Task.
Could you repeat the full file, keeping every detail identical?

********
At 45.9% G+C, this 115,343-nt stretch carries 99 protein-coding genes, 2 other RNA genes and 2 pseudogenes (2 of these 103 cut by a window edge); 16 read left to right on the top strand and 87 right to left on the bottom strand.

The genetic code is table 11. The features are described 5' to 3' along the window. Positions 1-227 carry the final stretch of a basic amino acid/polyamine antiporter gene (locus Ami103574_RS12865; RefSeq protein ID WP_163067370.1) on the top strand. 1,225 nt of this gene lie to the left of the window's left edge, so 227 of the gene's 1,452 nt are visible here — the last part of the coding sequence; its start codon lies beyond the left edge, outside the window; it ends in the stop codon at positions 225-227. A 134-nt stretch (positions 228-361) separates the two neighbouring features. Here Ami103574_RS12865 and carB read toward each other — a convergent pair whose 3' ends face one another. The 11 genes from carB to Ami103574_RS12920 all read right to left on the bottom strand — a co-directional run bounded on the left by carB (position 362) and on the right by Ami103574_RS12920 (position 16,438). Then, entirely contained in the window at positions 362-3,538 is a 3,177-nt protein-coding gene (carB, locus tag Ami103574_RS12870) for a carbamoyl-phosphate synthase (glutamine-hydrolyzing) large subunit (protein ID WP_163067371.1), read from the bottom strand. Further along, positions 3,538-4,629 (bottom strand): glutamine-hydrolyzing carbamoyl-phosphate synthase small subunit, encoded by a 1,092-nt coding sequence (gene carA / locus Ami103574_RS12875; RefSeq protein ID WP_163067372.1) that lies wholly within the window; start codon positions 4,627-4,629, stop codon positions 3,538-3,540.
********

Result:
At 45.9% G+C, this 115,343-nt stretch carries 99 protein-coding genes, 2 other RNA genes and 2 pseudogenes (2 of these 103 cut by a window edge); 16 read left to right on the top strand and 87 right to left on the bottom strand.

The genetic code is table 11. The features are described 5' to 3' along the window. Positions 1-227 carry the final stretch of a basic amino acid/polyamine antiporter gene (locus Ami103574_RS12865; RefSeq protein ID WP_163067370.1) on the top strand. 1,225 nt of this gene lie to the left of the window's left edge, so 227 of the gene's 1,452 nt are visible here — the last part of the coding sequence; its start codon lies beyond the left edge, outside the window; it ends in the stop codon at positions 225-227. A 134-nt stretch (positions 228-361) separates the two neighbouring features. Here Ami103574_RS12865 and carB read toward each other — a convergent pair whose 3' ends face one another. The 11 genes from carB to Ami103574_RS12920 all read right to left on the bottom strand — a co-directional run bounded on the left by carB (position 362) and on the right by Ami103574_RS12920 (position 16,438). Then, entirely contained in the window at positions 362-3,538 is a 3,177-nt protein-coding gene (carB, locus tag Ami103574_RS12870) for a carbamoyl-phosphate synthase (glutamine-hydrolyzing) large subunit (protein ID WP_163067371.1), read from the bottom strand. Further along, positions 3,538-4,629 (bottom strand): glutamine-hydrolyzing carbamoyl-phosphate synthase small subunit, encoded by a 1,092-nt coding sequence (gene carA / locus Ami103574_RS12875; RefSeq protein ID WP_163067372.1) that lies wholly within the window; start codon positions 4,627-4,629, stop codon positions 3,538-3,540.